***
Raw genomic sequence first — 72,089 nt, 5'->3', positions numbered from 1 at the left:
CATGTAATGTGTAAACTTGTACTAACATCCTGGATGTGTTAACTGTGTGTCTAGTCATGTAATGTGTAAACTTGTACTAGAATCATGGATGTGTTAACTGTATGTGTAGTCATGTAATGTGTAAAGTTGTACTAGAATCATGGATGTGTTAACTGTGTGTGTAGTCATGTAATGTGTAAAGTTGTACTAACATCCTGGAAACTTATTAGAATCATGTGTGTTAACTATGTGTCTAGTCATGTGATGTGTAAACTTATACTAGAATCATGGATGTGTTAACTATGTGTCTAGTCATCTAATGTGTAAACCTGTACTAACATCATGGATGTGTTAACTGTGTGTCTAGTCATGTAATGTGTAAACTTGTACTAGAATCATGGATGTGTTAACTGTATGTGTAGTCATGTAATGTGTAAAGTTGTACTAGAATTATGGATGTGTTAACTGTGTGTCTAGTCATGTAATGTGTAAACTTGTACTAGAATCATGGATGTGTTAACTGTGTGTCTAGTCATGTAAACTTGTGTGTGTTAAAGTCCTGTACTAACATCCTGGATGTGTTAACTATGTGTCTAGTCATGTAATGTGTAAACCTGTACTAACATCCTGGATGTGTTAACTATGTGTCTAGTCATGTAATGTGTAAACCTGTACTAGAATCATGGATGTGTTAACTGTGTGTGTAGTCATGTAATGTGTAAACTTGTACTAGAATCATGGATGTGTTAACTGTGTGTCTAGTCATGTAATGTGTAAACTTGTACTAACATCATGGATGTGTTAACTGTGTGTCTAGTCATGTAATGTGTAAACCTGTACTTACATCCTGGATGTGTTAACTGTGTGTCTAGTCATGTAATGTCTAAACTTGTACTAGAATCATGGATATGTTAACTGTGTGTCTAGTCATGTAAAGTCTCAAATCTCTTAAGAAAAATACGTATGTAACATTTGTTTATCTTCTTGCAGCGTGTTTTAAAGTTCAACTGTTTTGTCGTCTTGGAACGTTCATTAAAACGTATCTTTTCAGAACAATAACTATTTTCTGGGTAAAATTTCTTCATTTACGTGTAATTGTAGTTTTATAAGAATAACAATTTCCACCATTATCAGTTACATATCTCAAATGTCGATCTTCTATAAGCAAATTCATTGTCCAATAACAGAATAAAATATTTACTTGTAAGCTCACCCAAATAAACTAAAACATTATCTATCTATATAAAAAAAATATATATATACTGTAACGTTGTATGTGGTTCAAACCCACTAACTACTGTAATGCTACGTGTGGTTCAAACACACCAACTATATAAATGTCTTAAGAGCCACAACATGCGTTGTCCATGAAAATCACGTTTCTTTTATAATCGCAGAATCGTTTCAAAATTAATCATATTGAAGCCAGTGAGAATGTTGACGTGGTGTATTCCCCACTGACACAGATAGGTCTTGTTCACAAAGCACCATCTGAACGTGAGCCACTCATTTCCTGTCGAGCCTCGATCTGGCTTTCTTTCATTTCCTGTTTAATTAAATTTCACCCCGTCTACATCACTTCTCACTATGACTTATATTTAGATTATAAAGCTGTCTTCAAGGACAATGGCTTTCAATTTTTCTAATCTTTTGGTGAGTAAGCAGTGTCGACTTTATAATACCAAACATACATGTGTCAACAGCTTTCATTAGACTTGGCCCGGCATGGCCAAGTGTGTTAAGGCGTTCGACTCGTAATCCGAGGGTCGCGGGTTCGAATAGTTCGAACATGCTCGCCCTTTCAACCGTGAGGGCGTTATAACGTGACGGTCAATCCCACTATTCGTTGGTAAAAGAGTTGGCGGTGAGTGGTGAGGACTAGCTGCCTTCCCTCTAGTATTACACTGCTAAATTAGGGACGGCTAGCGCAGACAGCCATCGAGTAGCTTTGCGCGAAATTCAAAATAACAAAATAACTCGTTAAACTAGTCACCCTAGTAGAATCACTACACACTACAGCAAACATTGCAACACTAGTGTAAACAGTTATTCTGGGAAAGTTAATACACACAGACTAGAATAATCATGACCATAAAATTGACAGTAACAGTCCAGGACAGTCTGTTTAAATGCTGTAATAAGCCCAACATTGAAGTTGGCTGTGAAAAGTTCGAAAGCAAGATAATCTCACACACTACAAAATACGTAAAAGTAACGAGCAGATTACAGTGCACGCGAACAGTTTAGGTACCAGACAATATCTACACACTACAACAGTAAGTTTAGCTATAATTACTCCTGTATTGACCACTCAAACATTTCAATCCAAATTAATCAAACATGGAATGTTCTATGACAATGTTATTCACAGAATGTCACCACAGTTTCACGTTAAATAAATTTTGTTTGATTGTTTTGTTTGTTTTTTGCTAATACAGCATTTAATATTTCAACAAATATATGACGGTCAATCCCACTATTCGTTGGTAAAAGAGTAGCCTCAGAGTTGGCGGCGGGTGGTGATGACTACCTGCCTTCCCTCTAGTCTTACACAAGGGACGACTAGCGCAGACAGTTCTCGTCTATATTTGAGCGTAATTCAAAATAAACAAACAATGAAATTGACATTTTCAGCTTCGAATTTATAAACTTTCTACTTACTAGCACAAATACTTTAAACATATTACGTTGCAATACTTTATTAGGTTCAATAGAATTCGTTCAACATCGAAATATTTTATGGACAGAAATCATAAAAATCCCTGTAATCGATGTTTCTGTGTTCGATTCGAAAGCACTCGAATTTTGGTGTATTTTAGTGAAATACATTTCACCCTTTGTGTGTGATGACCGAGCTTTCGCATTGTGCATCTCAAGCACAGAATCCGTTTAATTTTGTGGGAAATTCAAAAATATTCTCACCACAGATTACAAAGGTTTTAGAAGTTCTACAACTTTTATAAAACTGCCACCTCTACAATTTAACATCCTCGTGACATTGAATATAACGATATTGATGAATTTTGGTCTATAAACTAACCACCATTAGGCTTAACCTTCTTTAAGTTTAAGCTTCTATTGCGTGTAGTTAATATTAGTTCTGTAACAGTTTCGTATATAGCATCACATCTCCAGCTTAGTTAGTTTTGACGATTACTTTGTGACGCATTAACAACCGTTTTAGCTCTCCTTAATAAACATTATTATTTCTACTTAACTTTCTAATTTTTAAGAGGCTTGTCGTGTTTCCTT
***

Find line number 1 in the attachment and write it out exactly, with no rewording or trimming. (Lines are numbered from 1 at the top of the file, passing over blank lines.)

Raw genomic sequence first — 72,089 nt, 5'->3', positions numbered from 1 at the left: